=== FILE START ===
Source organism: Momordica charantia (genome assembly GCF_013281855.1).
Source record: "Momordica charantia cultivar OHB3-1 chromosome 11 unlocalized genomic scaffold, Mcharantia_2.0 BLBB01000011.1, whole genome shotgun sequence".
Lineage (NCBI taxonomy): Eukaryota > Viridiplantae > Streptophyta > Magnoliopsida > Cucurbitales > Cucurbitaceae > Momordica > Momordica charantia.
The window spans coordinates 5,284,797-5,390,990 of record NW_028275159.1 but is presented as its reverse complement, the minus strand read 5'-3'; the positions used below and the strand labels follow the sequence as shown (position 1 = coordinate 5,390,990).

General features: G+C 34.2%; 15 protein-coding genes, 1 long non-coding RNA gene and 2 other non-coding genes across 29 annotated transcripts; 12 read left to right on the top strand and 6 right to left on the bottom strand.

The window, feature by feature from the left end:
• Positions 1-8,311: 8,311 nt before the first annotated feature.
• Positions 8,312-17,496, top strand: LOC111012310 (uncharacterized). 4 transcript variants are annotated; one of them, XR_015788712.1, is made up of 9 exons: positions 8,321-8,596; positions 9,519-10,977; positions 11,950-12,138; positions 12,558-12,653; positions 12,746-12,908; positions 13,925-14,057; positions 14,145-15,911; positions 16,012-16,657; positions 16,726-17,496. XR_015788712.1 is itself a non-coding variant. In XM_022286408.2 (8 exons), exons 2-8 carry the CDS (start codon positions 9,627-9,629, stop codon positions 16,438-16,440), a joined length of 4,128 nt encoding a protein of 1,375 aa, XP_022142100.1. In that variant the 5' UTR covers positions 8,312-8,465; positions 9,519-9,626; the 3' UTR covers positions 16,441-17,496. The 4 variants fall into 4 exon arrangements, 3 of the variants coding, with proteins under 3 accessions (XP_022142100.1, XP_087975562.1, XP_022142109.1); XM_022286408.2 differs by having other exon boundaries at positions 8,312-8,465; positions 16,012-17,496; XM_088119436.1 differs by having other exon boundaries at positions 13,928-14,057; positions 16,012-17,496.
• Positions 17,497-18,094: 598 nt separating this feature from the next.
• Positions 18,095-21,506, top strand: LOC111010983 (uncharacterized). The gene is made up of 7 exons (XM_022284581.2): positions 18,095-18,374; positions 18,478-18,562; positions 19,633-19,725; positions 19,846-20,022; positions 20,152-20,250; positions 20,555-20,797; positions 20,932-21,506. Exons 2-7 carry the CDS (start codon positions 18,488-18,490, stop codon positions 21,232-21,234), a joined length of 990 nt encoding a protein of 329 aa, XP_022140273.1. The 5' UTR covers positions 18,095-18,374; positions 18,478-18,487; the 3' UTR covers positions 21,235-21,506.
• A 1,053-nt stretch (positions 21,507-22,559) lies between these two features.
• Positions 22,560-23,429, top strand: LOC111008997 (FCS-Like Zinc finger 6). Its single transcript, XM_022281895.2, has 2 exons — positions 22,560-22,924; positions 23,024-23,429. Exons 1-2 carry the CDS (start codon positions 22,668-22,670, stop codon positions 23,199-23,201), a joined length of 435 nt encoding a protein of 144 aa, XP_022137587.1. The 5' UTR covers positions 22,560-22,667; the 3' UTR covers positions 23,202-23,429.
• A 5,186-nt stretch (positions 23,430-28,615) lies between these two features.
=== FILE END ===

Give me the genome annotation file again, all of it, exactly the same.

Source organism: Momordica charantia (genome assembly GCF_013281855.1).
Source record: "Momordica charantia cultivar OHB3-1 chromosome 11 unlocalized genomic scaffold, Mcharantia_2.0 BLBB01000011.1, whole genome shotgun sequence".
Lineage (NCBI taxonomy): Eukaryota > Viridiplantae > Streptophyta > Magnoliopsida > Cucurbitales > Cucurbitaceae > Momordica > Momordica charantia.
The window spans coordinates 5,284,797-5,390,990 of record NW_028275159.1 but is presented as its reverse complement, the minus strand read 5'-3'; the positions used below and the strand labels follow the sequence as shown (position 1 = coordinate 5,390,990).

General features: G+C 34.2%; 15 protein-coding genes, 1 long non-coding RNA gene and 2 other non-coding genes across 29 annotated transcripts; 12 read left to right on the top strand and 6 right to left on the bottom strand.

The window, feature by feature from the left end:
• Positions 1-8,311: 8,311 nt before the first annotated feature.
• Positions 8,312-17,496, top strand: LOC111012310 (uncharacterized). 4 transcript variants are annotated; one of them, XR_015788712.1, is made up of 9 exons: positions 8,321-8,596; positions 9,519-10,977; positions 11,950-12,138; positions 12,558-12,653; positions 12,746-12,908; positions 13,925-14,057; positions 14,145-15,911; positions 16,012-16,657; positions 16,726-17,496. XR_015788712.1 is itself a non-coding variant. In XM_022286408.2 (8 exons), exons 2-8 carry the CDS (start codon positions 9,627-9,629, stop codon positions 16,438-16,440), a joined length of 4,128 nt encoding a protein of 1,375 aa, XP_022142100.1. In that variant the 5' UTR covers positions 8,312-8,465; positions 9,519-9,626; the 3' UTR covers positions 16,441-17,496. The 4 variants fall into 4 exon arrangements, 3 of the variants coding, with proteins under 3 accessions (XP_022142100.1, XP_087975562.1, XP_022142109.1); XM_022286408.2 differs by having other exon boundaries at positions 8,312-8,465; positions 16,012-17,496; XM_088119436.1 differs by having other exon boundaries at positions 13,928-14,057; positions 16,012-17,496.
• Positions 17,497-18,094: 598 nt separating this feature from the next.
• Positions 18,095-21,506, top strand: LOC111010983 (uncharacterized). The gene is made up of 7 exons (XM_022284581.2): positions 18,095-18,374; positions 18,478-18,562; positions 19,633-19,725; positions 19,846-20,022; positions 20,152-20,250; positions 20,555-20,797; positions 20,932-21,506. Exons 2-7 carry the CDS (start codon positions 18,488-18,490, stop codon positions 21,232-21,234), a joined length of 990 nt encoding a protein of 329 aa, XP_022140273.1. The 5' UTR covers positions 18,095-18,374; positions 18,478-18,487; the 3' UTR covers positions 21,235-21,506.
• A 1,053-nt stretch (positions 21,507-22,559) lies between these two features.
• Positions 22,560-23,429, top strand: LOC111008997 (FCS-Like Zinc finger 6). Its single transcript, XM_022281895.2, has 2 exons — positions 22,560-22,924; positions 23,024-23,429. Exons 1-2 carry the CDS (start codon positions 22,668-22,670, stop codon positions 23,199-23,201), a joined length of 435 nt encoding a protein of 144 aa, XP_022137587.1. The 5' UTR covers positions 22,560-22,667; the 3' UTR covers positions 23,202-23,429.
• A 5,186-nt stretch (positions 23,430-28,615) lies between these two features.